QR codes have experienced an impressive boost in popularity in recent years, moving out of the tech backwaters and establishing themselves squarely in the mainstream. We can now see QR codes almost everywhere we look, adorning everything from physical advertisements deployed on public transport to the pages of our favorite social media platforms.
But what are QR codes exactly? Why are QR codes so much better than something that is already familiar to us, like a barcode? And what is the potential of this interesting piece of tech innovation? We'll be answering all of these questions as we explore everything you need to know about QR codes.
QR codes -- or Quick Response codes, to give them their full title -- can trace their development as far back as the 1970s, when barcode technology first became ubiquitous in retail. It was not until 1994, however, that code scanning technology evolved into the form we know today. And the QR code was born.
This monumental event occurred in Japan and was initiated by Japanese automobile manufacturers in search of an efficient and effective way to keep track of parts in their facilities. Over the last two and half decades, these handy codes have made their way off the factory floor and into more widespread usage, as increasing numbers of business owners and customers tune in to the benefits that this technology offers.
So what makes QR codes so revolutionary? After all, the code itself is basically just an extension of the humble barcode -- a user scans the code with a device, and the device will display the information contained within.
Well, this only tells part of the story. In fact, QR codes take this basic level of capability and expand upon it greatly. These codes are crucial for five main reasons:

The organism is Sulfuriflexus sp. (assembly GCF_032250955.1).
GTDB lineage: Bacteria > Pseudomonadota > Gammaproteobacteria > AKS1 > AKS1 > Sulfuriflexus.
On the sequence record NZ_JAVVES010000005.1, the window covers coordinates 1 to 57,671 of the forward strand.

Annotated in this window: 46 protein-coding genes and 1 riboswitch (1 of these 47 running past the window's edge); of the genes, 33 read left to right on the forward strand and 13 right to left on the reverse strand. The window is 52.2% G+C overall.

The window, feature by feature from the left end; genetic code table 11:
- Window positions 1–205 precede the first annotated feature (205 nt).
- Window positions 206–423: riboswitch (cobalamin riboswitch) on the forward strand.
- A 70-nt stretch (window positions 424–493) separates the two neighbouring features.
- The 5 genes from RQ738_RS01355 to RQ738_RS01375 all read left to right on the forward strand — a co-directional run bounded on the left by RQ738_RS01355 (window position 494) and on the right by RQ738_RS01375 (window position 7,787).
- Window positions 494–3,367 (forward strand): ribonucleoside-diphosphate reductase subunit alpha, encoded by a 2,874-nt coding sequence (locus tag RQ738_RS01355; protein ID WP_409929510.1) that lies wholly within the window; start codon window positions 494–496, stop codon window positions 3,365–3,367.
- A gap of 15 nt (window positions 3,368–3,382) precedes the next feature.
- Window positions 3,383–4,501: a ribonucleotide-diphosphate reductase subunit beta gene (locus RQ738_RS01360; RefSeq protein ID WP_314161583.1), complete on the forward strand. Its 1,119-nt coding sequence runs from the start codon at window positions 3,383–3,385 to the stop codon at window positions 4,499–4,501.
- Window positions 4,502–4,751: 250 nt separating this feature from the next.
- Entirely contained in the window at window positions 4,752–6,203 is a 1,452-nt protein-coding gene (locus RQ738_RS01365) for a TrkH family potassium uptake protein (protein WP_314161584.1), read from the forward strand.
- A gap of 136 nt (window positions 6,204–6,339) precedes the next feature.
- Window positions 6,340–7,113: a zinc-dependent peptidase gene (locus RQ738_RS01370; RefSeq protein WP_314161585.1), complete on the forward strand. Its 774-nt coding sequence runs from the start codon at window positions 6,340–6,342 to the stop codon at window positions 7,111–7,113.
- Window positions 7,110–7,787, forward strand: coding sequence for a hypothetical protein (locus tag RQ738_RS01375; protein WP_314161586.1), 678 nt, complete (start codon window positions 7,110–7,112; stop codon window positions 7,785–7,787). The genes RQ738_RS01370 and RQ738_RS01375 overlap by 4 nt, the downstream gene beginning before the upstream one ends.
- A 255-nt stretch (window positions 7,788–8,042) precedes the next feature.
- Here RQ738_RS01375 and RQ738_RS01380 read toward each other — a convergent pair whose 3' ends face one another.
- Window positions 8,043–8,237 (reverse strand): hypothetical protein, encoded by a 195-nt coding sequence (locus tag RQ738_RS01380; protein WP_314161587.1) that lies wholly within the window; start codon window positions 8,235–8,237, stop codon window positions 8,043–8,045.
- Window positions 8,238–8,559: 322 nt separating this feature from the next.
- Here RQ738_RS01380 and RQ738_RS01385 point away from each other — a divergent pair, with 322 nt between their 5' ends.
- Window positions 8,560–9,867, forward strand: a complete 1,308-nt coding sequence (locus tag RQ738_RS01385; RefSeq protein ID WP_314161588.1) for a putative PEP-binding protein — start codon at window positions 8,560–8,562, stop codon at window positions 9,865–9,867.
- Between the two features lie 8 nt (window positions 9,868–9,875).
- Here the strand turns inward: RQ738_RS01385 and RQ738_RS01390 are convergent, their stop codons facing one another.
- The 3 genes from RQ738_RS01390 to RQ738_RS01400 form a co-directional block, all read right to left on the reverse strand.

A barcode is simply a very basic graphic that represents a numerical value. This numerical value is loaded into a database and attached to other qualitative and quantitative values; for example, product descriptions and stock levels. A QR code can contain a far greater level of information, across many different mediums, including images, GPS coordinates, URL links and text files.
Standard, unidimensional (linear) barcodes work just fine in a location such as a store, where there are pre-installed barcode scanners connected internally to a stock system. They are not so useful out in the wider world, where such technology is unavailable. QR codes can be accessed via a smartphone device. In 2020, there were close to 4 billion smartphone users worldwide, making QR codes far more broadly accessible. What's more, this number is growing year on year, which means increasing numbers of individuals are going to be able to utilize QR codes in the near future.
QR codes feature a singular look that is instantly recognizable among consumers. They can be deployed on any flat surface and protected from the elements by a plastic covering or lamination. This makes it easy for marketers, businesses owners, and anyone else with a message to deliver to get their information across quickly and easily.
A survey from 2020 found that 83% of respondents had scanned a QR code at least once, with 72% scanning a QR code within the previous month. This demonstrates the high levels of engagement we are already seeing in relation to QR technology -- levels that look likely to increase in the coming years. Individuals across all age groups are quickly learning how to scan QR codes, and this is making them invaluable to marketers.
QR codes are the only codes that boast native support for all smartphones models. All the latest smartphone models offer the option to recognize and read QR codes from their main menu, without requiring a dedicated code-scanning app. Browsers now offer this support, as well. Google Chrome for iOS, Microsoft Edge, Firefox and Samsung Internet allow users to scan a QR code in the browser straight from their navigation bar.
We've already looked at the benefits of a QR code, but can we use it in an effective manner? How can businesses and other organizations deploy the codes with optimal results? Let's take a look at some of the use cases for this handy piece of technology.
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